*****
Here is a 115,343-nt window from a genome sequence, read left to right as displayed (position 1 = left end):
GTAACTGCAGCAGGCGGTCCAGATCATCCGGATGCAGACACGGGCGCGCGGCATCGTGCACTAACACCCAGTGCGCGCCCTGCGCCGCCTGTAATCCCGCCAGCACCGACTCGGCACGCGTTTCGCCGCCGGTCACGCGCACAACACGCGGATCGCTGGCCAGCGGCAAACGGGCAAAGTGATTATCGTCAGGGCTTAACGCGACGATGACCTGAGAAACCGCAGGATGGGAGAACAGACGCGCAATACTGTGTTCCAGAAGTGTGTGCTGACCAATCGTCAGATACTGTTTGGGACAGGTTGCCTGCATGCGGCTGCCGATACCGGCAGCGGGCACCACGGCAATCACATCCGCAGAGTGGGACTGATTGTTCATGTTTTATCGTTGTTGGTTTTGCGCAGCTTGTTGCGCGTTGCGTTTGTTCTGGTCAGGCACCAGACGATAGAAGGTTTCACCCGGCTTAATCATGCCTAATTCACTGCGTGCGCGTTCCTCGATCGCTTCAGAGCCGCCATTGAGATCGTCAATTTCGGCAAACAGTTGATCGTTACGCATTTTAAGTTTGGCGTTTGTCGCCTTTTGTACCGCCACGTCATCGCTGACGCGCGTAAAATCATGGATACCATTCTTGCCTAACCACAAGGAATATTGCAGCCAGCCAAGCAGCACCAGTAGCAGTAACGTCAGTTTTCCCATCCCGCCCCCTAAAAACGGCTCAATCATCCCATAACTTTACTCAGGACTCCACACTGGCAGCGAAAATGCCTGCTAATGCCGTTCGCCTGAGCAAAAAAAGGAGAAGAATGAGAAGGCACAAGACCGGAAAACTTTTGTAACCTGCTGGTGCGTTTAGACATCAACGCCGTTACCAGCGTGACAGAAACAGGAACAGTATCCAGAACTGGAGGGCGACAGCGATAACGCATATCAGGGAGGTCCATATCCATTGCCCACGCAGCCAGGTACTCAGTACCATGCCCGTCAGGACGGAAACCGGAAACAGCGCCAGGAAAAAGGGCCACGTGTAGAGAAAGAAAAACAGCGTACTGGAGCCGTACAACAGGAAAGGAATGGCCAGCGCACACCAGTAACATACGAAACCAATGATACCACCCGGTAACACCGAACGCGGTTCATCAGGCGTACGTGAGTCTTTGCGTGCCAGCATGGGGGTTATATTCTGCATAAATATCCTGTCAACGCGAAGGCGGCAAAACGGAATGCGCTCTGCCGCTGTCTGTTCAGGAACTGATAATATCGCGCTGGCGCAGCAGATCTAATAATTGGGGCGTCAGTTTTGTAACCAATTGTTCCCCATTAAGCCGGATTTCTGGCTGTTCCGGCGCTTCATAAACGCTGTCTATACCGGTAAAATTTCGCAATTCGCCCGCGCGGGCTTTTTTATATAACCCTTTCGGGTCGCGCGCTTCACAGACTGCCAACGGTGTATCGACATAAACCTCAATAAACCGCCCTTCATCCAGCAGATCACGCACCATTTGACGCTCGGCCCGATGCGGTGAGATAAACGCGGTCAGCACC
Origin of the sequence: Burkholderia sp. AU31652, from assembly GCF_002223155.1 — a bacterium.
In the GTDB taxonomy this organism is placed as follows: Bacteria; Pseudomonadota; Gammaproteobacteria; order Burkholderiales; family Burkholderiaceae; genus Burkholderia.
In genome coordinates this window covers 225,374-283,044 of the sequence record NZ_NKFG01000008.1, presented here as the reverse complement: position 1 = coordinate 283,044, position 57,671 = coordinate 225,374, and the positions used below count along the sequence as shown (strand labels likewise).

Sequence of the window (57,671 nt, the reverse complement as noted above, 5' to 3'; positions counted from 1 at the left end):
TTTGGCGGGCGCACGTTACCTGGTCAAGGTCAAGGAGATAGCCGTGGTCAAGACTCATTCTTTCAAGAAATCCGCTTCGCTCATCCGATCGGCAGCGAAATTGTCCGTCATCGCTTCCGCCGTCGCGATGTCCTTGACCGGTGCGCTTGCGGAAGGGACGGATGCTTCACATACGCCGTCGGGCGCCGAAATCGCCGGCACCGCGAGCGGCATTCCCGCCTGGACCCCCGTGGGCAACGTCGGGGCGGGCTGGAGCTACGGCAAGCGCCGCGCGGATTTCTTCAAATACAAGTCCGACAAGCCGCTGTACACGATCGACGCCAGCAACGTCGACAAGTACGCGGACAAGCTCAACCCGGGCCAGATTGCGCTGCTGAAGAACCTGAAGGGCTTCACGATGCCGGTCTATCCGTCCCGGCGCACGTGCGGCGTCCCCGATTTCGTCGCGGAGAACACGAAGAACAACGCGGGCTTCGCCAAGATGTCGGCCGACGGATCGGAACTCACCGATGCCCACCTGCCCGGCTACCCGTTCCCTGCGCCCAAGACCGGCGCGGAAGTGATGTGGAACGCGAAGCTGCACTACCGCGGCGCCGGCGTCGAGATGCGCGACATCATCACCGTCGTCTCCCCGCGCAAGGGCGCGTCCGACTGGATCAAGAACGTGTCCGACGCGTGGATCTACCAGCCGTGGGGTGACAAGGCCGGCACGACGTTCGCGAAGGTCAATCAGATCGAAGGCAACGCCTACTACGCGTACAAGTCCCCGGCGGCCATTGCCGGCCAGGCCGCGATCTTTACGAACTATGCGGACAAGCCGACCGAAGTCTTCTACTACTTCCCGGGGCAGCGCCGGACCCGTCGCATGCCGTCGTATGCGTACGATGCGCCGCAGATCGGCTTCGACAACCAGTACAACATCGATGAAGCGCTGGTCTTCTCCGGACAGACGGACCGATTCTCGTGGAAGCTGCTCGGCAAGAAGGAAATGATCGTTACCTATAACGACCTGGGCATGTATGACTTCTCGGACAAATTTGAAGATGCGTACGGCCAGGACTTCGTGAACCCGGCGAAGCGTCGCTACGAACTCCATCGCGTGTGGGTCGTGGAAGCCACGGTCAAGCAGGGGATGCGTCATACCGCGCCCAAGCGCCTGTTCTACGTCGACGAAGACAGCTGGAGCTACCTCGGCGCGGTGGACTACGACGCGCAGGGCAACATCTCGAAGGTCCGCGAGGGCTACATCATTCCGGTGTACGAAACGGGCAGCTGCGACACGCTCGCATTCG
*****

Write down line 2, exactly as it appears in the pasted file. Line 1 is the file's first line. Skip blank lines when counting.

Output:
GTAACTGCAGCAGGCGGTCCAGATCATCCGGATGCAGACACGGGCGCGCGGCATCGTGCACTAACACCCAGTGCGCGCCCTGCGCCGCCTGTAATCCCGCCAGCACCGACTCGGCACGCGTTTCGCCGCCGGTCACGCGCACAACACGCGGATCGCTGGCCAGCGGCAAACGGGCAAAGTGATTATCGTCAGGGCTTAACGCGACGATGACCTGAGAAACCGCAGGATGGGAGAACAGACGCGCAATACTGTGTTCCAGAAGTGTGTGCTGACCAATCGTCAGATACTGTTTGGGACAGGTTGCCTGCATGCGGCTGCCGATACCGGCAGCGGGCACCACGGCAATCACATCCGCAGAGTGGGACTGATTGTTCATGTTTTATCGTTGTTGGTTTTGCGCAGCTTGTTGCGCGTTGCGTTTGTTCTGGTCAGGCACCAGACGATAGAAGGTTTCACCCGGCTTAATCATGCCTAATTCACTGCGTGCGCGTTCCTCGATCGCTTCAGAGCCGCCATTGAGATCGTCAATTTCGGCAAACAGTTGATCGTTACGCATTTTAAGTTTGGCGTTTGTCGCCTTTTGTACCGCCACGTCATCGCTGACGCGCGTAAAATCATGGATACCATTCTTGCCTAACCACAAGGAATATTGCAGCCAGCCAAGCAGCACCAGTAGCAGTAACGTCAGTTTTCCCATCCCGCCCCCTAAAAACGGCTCAATCATCCCATAACTTTACTCAGGACTCCACACTGGCAGCGAAAATGCCTGCTAATGCCGTTCGCCTGAGCAAAAAAAGGAGAAGAATGAGAAGGCACAAGACCGGAAAACTTTTGTAACCTGCTGGTGCGTTTAGACATCAACGCCGTTACCAGCGTGACAGAAACAGGAACAGTATCCAGAACTGGAGGGCGACAGCGATAACGCATATCAGGGAGGTCCATATCCATTGCCCACGCAGCCAGGTACTCAGTACCATGCCCGTCAGGACGGAAACCGGAAACAGCGCCAGGAAAAAGGGCCACGTGTAGAGAAAGAAAAACAGCGTACTGGAGCCGTACAACAGGAAAGGAATGGCCAGCGCACACCAGTAACATACGAAACCAATGATACCACCCGGTAACACCGAACGCGGTTCATCAGGCGTACGTGAGTCTTTGCGTGCCAGCATGGGGGTTATATTCTGCATAAATATCCTGTCAACGCGAAGGCGGCAAAACGGAATGCGCTCTGCCGCTGTCTGTTCAGGAACTGATAATATCGCGCTGGCGCAGCAGATCTAATAATTGGGGCGTCAGTTTTGTAACCAATTGTTCCCCATTAAGCCGGATTTCTGGCTGTTCCGGCGCTTCATAAACGCTGTCTATACCGGTAAAATTTCGCAATTCGCCCGCGCGGGCTTTTTTATATAACCCTTTCGGGTCGCGCGCTTCACAGACTGCCAACGGTGTATCGACATAAACCTCAATAAACCGCCCTTCATCCAGCAGATCACGCACCATTTGACGCTCGGCCCGATGCGGTGAGATAAACGCGGTCAGCACC